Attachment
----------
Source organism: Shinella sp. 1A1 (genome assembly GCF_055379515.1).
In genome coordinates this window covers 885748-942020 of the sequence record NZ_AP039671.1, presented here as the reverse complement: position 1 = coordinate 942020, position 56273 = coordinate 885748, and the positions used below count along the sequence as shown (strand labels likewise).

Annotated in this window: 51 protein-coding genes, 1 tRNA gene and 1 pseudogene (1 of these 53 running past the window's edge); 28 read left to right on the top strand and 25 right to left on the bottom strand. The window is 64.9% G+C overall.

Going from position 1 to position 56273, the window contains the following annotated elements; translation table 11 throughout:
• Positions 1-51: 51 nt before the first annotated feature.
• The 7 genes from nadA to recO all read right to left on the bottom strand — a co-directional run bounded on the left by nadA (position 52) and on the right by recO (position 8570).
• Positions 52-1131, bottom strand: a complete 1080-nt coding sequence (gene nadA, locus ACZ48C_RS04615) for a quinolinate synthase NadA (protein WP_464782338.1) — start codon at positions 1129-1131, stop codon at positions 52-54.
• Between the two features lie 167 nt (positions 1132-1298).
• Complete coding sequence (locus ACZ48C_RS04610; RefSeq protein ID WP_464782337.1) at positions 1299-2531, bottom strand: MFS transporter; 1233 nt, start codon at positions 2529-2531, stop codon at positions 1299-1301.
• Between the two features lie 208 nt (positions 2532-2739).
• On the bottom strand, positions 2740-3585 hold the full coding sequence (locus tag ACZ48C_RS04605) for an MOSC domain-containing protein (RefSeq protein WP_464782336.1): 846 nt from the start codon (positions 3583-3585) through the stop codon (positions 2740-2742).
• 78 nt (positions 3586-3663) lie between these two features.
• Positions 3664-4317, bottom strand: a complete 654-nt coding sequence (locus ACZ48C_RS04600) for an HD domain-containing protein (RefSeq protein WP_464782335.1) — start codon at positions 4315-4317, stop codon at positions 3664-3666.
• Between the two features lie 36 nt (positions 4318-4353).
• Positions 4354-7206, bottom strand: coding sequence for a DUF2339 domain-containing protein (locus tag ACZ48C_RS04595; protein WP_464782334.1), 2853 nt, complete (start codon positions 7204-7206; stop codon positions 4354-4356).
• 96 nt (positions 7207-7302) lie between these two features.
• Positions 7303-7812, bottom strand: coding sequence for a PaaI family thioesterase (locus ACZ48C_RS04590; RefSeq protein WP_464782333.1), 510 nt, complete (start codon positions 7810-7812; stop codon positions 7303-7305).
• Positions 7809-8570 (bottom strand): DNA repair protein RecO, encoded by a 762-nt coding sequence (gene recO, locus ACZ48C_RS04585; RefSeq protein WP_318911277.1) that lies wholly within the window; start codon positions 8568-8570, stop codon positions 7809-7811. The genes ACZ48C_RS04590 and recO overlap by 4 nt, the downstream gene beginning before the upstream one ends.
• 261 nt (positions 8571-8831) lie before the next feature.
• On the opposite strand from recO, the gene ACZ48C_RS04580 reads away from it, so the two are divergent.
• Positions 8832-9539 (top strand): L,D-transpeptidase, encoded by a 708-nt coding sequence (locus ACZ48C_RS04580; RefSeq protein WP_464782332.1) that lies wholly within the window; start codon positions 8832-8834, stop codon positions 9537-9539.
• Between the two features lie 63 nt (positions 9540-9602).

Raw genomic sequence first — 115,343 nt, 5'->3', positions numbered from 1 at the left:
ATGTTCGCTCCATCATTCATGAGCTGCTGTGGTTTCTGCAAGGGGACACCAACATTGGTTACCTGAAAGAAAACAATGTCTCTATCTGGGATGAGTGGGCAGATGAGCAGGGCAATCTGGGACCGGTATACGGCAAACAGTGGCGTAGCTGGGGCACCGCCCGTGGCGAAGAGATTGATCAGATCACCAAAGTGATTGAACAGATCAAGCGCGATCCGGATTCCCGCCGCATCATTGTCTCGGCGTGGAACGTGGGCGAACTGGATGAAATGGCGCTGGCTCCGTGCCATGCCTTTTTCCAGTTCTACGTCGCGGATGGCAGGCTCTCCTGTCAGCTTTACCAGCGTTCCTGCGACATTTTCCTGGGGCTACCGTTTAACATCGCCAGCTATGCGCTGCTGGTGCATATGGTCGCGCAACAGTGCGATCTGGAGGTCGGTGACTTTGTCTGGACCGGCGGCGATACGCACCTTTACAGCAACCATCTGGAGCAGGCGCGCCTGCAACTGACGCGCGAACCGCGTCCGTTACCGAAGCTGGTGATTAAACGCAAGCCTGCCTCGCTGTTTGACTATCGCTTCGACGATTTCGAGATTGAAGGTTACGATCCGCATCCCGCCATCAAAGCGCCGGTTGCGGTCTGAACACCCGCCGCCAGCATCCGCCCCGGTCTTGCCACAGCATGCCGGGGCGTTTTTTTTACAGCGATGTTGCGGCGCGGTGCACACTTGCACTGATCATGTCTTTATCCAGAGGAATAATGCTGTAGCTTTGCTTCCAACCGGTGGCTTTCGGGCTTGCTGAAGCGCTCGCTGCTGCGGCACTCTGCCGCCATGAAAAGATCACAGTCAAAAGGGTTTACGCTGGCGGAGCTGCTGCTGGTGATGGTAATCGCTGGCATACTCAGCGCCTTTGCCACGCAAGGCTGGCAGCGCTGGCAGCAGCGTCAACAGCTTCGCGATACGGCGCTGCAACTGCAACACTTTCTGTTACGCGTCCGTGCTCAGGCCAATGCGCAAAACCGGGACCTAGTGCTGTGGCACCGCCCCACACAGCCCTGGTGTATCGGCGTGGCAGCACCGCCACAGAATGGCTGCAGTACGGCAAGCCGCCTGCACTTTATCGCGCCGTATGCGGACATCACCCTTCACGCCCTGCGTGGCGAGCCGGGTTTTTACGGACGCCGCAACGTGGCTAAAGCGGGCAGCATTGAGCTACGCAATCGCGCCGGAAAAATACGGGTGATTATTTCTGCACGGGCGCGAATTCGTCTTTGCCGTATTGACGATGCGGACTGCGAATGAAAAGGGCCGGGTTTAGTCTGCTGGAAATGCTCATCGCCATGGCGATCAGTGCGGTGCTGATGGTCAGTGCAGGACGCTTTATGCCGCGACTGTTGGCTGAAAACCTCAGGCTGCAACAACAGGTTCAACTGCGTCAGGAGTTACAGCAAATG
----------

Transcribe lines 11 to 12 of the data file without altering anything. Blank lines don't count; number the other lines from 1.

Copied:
• On the bottom strand, positions 2740-3585 hold the full coding sequence (locus tag ACZ48C_RS04605) for an MOSC domain-containing protein (RefSeq protein WP_464782336.1): 846 nt from the start codon (positions 3583-3585) through the stop codon (positions 2740-2742).
• 78 nt (positions 3586-3663) lie between these two features.